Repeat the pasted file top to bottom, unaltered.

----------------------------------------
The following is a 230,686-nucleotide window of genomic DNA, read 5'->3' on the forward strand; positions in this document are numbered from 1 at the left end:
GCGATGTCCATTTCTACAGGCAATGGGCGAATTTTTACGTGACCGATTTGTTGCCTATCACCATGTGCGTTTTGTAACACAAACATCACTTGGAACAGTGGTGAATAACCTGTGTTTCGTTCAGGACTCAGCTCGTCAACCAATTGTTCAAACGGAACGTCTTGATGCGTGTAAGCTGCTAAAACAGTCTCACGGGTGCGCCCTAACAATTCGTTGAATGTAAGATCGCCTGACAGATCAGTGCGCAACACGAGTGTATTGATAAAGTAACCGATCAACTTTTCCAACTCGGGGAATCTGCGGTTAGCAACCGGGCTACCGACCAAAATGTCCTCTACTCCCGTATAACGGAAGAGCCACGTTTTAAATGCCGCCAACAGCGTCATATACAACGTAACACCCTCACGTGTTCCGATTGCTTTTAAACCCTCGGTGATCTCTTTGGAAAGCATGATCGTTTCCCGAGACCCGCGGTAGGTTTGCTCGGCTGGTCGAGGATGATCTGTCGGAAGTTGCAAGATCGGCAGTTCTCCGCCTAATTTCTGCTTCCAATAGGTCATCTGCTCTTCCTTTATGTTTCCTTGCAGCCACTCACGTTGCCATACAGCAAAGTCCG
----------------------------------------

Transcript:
The following is a 230,686-nucleotide window of genomic DNA, read 5'->3' on the forward strand; positions in this document are numbered from 1 at the left end:
GCGATGTCCATTTCTACAGGCAATGGGCGAATTTTTACGTGACCGATTTGTTGCCTATCACCATGTGCGTTTTGTAACACAAACATCACTTGGAACAGTGGTGAATAACCTGTGTTTCGTTCAGGACTCAGCTCGTCAACCAATTGTTCAAACGGAACGTCTTGATGCGTGTAAGCTGCTAAAACAGTCTCACGGGTGCGCCCTAACAATTCGTTGAATGTAAGATCGCCTGACAGATCAGTGCGCAACACGAGTGTATTGATAAAGTAACCGATCAACTTTTCCAACTCGGGGAATCTGCGGTTAGCAACCGGGCTACCGACCAAAATGTCCTCTACTCCCGTATAACGGAAGAGCCACGTTTTAAATGCCGCCAACAGCGTCATATACAACGTAACACCCTCACGTGTTCCGATTGCTTTTAAACCCTCGGTGATCTCTTTGGAAAGCATGATCGTTTCCCGAGACCCGCGGTAGGTTTGCTCGGCTGGTCGAGGATGATCTGTCGGAAGTTGCAAGATCGGCAGTTCTCCGCCTAATTTCTGCTTCCAATAGGTCATCTGCTCTTCCTTTATGTTTCCTTGCAGCCACTCACGTTGCCATACAGCAAAGTCCG